Tuesday, November 01, 2005

Countdown to Christmas

Ye gods, it's the first day of November and I'm already looking at Turkey recipes in preparation for Thanksgiving. I've also started receiving countless Christmas catalogues from Harry and David, Crate and Barrel, Chef's Catalog, Disney, and other places I have purchased from in the past. I leaf through all the shiny, pretty pages and wistfully long for the lovely china, linens, pots and pans, gadgets, furniture, and other gee gaws that I absolutely have no room for. I wish Cash in the Attic would come to my house, pick out all the things I don't want anymore that might have some intrinsic value, and then auction them off so I could buy more things to fill my house with.

I try to decide what to buy Son for his upcoming birthday but remain decidedly undecided. Anything I choose must be purchased online and shipped directly to Son and Wife at her office. Then, there's the Christmas presents to send. I would love to purchase lots of nice things for them, but we have already decided to adhere to the K.I.S.S. principle this year: Keep It Simple Stupid.

Believe it or not, other than purchasing the above-mentioned items for Son and Wife -- drum roll if you please -- I am finished with my Christmas shopping! This is a first in my lifetime. My usual modus operundi is to wait until the week before Christmas and then shop in one fell swoop because that's when the retailers are panicking and mark everything down to the prices the items should have been all along.

But, not this time. Husband and I have already done the deed and everything is sitting there patiently waiting to be wrapped in lovely Christmas paper. And, we didn't spend a fraction of what we usually spend every year. What we did purchase, however, will no doubt please everyone as much as usual.

Now that the majority of our Christmas shopping is done, I can concentrate on Thanksgiving. Son and Wife will be unable to join us this year, so I again ponder whether I wish to go through all the bother and expense of fixing a Thanksgiving dinner. Tradition in our family states that EVERYTHING for this special meal must be made from scratch. The menu is ALWAYS the same: deviled eggs, fresh salad, olives (both black and green), cranberry relish, real mashed potatoes slathered in real butter, real giblet gravy, real sweet potatoes slathered in real butter, real maple syrup, brown sugar, raisins, cinnamon, and topped with marshmallows, homemade bread slathered in real butter, beautiful turkey that has been marinated for 24 hours in mother's secret marinade, real stuffing made with homemade chicken broth, and real, homemade pumpkin pies topped with real, made-from-scratch whipped cream. It's a meal meant to tempt your sense of smell, tantalize your taste buds, and clog your arteries for a lifetime.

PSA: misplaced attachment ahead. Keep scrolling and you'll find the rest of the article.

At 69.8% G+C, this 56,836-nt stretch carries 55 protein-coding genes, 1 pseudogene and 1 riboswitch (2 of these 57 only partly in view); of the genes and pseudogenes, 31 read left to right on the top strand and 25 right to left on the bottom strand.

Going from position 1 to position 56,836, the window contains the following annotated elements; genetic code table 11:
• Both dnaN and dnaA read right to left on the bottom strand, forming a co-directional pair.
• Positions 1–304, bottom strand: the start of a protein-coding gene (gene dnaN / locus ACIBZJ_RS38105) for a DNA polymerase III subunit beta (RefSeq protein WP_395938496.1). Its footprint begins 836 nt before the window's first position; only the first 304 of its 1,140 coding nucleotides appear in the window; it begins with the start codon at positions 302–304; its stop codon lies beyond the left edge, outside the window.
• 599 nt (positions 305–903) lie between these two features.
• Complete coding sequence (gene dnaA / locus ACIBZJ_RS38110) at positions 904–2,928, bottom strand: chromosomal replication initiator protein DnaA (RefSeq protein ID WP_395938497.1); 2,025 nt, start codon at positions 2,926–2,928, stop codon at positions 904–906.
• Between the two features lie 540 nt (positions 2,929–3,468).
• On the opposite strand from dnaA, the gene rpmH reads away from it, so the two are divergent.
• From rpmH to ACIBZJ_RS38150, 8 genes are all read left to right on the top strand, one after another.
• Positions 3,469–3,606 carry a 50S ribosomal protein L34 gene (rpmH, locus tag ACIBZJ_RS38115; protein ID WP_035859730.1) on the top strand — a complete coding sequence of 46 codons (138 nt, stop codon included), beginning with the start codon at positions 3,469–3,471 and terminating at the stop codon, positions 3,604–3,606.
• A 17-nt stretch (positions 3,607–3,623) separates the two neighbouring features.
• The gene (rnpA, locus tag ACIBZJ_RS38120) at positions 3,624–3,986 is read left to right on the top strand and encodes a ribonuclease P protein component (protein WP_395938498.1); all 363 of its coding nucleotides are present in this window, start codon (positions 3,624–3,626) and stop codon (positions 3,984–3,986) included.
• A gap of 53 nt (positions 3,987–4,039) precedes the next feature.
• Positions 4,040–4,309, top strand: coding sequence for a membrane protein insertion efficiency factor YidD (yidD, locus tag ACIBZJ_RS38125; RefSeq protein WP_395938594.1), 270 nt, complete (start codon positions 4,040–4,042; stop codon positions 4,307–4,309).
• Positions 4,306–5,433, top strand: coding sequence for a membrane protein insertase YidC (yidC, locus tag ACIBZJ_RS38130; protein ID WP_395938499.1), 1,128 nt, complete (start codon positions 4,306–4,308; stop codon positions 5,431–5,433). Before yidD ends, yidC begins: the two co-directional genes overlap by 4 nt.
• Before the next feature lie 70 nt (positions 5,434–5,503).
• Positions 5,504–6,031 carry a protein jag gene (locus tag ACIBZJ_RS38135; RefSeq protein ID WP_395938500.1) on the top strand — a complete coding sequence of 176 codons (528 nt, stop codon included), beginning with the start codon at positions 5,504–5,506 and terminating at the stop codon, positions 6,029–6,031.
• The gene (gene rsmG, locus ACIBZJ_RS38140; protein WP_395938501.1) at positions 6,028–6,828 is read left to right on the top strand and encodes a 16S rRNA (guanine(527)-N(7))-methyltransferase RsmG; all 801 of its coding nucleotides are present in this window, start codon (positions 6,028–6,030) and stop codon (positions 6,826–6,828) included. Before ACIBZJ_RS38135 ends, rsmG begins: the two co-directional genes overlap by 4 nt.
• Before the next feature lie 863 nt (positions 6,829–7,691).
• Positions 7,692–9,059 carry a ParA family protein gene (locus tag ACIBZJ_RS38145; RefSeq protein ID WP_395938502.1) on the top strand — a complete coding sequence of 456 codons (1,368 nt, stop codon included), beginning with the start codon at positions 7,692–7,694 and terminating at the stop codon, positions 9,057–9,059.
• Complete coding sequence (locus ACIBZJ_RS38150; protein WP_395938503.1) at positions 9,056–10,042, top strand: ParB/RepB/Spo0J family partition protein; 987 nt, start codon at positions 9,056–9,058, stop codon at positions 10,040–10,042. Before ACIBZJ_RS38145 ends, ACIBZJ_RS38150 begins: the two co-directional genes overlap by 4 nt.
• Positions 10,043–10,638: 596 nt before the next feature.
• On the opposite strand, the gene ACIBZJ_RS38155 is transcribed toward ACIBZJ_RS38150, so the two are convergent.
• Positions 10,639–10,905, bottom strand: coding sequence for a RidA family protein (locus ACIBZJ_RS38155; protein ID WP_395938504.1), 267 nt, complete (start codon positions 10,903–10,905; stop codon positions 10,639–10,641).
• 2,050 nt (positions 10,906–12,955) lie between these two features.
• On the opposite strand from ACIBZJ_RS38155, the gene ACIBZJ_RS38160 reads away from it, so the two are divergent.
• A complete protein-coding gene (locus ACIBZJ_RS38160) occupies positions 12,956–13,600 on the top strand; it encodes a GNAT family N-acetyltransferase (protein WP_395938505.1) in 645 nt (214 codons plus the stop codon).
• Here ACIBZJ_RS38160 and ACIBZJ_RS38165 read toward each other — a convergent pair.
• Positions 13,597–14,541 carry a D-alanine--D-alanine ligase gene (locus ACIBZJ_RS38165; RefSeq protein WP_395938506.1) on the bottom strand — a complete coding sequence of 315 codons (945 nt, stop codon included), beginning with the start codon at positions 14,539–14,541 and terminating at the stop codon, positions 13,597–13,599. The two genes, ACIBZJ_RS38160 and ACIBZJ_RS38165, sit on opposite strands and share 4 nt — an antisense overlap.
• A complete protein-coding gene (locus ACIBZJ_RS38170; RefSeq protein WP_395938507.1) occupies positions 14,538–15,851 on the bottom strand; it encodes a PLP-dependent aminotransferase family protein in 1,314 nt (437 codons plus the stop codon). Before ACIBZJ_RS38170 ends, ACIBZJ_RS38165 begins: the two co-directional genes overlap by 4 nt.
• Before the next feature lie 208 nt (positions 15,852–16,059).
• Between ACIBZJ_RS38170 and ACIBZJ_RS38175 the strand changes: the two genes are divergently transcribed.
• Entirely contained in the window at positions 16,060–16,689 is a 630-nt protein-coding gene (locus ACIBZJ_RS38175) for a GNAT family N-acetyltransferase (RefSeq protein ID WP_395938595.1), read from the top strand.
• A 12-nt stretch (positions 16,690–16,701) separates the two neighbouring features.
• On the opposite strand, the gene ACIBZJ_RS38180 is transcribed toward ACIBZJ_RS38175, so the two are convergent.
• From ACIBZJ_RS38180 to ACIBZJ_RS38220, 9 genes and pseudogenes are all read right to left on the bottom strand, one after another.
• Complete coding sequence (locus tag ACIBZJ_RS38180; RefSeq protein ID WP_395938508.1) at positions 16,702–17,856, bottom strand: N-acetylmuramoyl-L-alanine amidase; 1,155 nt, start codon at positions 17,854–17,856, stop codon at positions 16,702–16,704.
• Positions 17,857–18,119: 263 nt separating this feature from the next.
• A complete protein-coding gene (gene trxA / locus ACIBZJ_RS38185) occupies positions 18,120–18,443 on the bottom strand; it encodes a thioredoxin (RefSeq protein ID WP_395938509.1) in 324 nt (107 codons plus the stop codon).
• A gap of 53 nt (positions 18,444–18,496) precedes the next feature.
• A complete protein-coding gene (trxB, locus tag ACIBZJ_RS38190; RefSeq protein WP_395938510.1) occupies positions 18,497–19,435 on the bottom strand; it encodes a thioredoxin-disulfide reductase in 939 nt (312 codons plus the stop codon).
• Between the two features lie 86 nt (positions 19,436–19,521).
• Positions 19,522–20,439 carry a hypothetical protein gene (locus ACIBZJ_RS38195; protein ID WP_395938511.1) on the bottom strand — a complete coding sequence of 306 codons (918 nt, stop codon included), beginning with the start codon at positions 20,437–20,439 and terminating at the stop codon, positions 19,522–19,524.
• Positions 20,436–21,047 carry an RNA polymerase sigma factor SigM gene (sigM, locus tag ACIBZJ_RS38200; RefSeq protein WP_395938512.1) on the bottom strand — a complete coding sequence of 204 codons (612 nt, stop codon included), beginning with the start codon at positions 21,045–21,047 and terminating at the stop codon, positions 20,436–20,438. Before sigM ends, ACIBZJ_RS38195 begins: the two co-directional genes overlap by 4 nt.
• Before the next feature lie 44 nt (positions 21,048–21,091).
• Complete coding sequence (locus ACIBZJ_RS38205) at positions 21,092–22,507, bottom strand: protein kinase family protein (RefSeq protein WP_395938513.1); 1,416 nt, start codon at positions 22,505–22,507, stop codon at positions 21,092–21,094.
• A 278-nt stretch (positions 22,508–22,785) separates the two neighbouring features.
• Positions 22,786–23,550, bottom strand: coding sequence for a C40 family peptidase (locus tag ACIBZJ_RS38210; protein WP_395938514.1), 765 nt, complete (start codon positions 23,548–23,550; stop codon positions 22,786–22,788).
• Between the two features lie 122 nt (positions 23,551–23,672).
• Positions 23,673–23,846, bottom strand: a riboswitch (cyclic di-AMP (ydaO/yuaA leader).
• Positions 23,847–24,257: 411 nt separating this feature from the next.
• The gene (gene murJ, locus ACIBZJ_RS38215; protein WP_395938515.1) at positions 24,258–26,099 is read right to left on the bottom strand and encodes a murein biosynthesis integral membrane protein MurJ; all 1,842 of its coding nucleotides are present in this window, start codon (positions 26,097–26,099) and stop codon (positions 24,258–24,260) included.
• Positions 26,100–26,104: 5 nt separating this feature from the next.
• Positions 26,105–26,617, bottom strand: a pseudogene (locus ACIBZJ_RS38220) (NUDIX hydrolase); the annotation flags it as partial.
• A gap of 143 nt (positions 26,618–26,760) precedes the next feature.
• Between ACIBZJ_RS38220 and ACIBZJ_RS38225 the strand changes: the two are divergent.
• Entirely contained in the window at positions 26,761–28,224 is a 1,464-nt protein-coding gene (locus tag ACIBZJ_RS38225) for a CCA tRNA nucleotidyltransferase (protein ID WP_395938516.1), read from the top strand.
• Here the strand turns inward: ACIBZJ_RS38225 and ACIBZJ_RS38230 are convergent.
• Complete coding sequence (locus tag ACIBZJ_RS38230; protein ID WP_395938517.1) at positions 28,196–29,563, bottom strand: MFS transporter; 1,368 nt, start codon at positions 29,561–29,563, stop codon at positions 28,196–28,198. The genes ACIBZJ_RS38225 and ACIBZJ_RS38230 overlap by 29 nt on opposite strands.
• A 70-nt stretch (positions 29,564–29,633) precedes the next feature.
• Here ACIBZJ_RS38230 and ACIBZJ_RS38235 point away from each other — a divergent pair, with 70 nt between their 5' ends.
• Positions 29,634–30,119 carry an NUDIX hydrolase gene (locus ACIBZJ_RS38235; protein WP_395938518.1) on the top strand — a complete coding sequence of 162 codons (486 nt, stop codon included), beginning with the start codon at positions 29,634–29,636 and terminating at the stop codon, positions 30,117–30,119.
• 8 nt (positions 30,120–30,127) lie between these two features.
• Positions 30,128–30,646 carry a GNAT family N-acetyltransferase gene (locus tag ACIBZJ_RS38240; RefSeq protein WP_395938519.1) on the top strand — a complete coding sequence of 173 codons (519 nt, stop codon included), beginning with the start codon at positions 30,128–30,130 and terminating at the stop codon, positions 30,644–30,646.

I usually spend hundreds on the ingredients, weeks in planning, days in preparation, and minutes in eating. (Last year we actually got up to 20 minutes.) We all end up with distended guts, heartburn, added pounds, and lots of leftovers. By evening, I'm usually so sick of looking at and dealing with food, that I threaten every year to take everyone out to dinner the next year, but of course I never do.

This year, however, might be a first. Husband has already said that since Son and Wife wouldn't be here and my knees are so bad, we should just go out to dinner and forget about all the hard work. Ummmm. Now, that's an original thought. The problem with going out to dinner is that the food won't taste like mine, you have to pay for seconds, and there won't be any leftovers. Plus, we would have to dress up for the occasion to go out in public. Now, what's the fun in all that?

What will going out to eat Thanksgiving dinner say to Dancer Girl and Little Sister -- that their grandma doesn't want to cook for them anymore? My most precious memories of my long-dead mother are of all the time my sister and I spent preparing meals with her and how her food tasted. The wait for the food to get done cooking was almost unbearable but the results were worth every minute spent salivating in anticipation. Pavlov would have been proud of us. Even her chipped beef on toast was a gourmet treat! So, I'll just have to think twice about the tradition of it all before I decide whether I want to eat someone else's tastless bird and their puny fixings.

2 Comments:

At November 01, 2005 8:00 AM, Blogger Alipurr said...

Alipurr says it is time to start teaching the babies, and passing on a little of the traditional duties. Guess what your baby is 34 and I think it is about time she learned how to bake a turkey properly. There is only so much to learn by watching others. Most people learn by doing. The only realy decision next is, my house or yours....I think it should be potluck, we don't want you to get rusty.....we can let Grandpa bring the nuts

 
At November 01, 2005 8:23 AM, Blogger Motherkitty said...

Giving up control, that's the hard part. You are, of course, right and you should learn to bake a turkey properly. Please, can we do it at my house this year, then you can have it forever? You will have to come the day before, however, to actually do everything that must be done (other than just sticking the bird in the oven) in preparation. Think about it.

 

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